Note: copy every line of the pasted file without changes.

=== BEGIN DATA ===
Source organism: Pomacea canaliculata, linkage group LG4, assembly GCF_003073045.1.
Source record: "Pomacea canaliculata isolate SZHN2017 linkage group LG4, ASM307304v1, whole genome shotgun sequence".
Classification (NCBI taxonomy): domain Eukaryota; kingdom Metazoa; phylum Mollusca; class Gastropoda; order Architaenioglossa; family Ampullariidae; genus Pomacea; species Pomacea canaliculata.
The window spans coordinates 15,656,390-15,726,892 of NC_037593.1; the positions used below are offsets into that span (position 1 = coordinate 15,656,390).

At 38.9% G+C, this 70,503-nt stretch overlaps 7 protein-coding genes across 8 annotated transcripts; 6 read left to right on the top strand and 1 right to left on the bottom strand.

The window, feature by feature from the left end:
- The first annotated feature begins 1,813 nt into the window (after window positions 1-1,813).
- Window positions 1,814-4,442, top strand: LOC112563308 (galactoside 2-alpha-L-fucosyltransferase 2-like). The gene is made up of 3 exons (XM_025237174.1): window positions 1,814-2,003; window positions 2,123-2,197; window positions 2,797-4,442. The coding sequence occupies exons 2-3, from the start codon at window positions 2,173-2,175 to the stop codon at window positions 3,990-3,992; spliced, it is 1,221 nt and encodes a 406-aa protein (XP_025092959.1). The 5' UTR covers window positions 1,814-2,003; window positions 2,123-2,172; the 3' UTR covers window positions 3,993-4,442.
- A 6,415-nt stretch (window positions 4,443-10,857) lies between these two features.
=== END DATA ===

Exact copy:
Source organism: Pomacea canaliculata, linkage group LG4, assembly GCF_003073045.1.
Source record: "Pomacea canaliculata isolate SZHN2017 linkage group LG4, ASM307304v1, whole genome shotgun sequence".
Classification (NCBI taxonomy): domain Eukaryota; kingdom Metazoa; phylum Mollusca; class Gastropoda; order Architaenioglossa; family Ampullariidae; genus Pomacea; species Pomacea canaliculata.
The window spans coordinates 15,656,390-15,726,892 of NC_037593.1; the positions used below are offsets into that span (position 1 = coordinate 15,656,390).

At 38.9% G+C, this 70,503-nt stretch overlaps 7 protein-coding genes across 8 annotated transcripts; 6 read left to right on the top strand and 1 right to left on the bottom strand.

The window, feature by feature from the left end:
- The first annotated feature begins 1,813 nt into the window (after window positions 1-1,813).
- Window positions 1,814-4,442, top strand: LOC112563308 (galactoside 2-alpha-L-fucosyltransferase 2-like). The gene is made up of 3 exons (XM_025237174.1): window positions 1,814-2,003; window positions 2,123-2,197; window positions 2,797-4,442. The coding sequence occupies exons 2-3, from the start codon at window positions 2,173-2,175 to the stop codon at window positions 3,990-3,992; spliced, it is 1,221 nt and encodes a 406-aa protein (XP_025092959.1). The 5' UTR covers window positions 1,814-2,003; window positions 2,123-2,172; the 3' UTR covers window positions 3,993-4,442.
- A 6,415-nt stretch (window positions 4,443-10,857) lies between these two features.